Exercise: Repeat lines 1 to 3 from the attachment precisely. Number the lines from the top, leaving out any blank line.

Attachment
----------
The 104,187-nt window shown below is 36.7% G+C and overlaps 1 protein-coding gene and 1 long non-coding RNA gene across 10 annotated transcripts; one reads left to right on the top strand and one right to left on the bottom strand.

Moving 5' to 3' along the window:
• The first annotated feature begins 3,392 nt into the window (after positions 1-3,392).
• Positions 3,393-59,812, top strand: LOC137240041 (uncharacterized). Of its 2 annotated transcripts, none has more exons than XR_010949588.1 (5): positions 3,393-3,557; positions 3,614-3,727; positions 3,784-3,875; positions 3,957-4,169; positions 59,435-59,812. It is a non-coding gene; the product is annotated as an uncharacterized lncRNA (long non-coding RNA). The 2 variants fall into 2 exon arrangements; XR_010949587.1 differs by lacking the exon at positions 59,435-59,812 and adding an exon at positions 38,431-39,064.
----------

The 104,187-nt window shown below is 36.7% G+C and overlaps 1 protein-coding gene and 1 long non-coding RNA gene across 10 annotated transcripts; one reads left to right on the top strand and one right to left on the bottom strand.

Moving 5' to 3' along the window:
• The first annotated feature begins 3,392 nt into the window (after positions 1-3,392).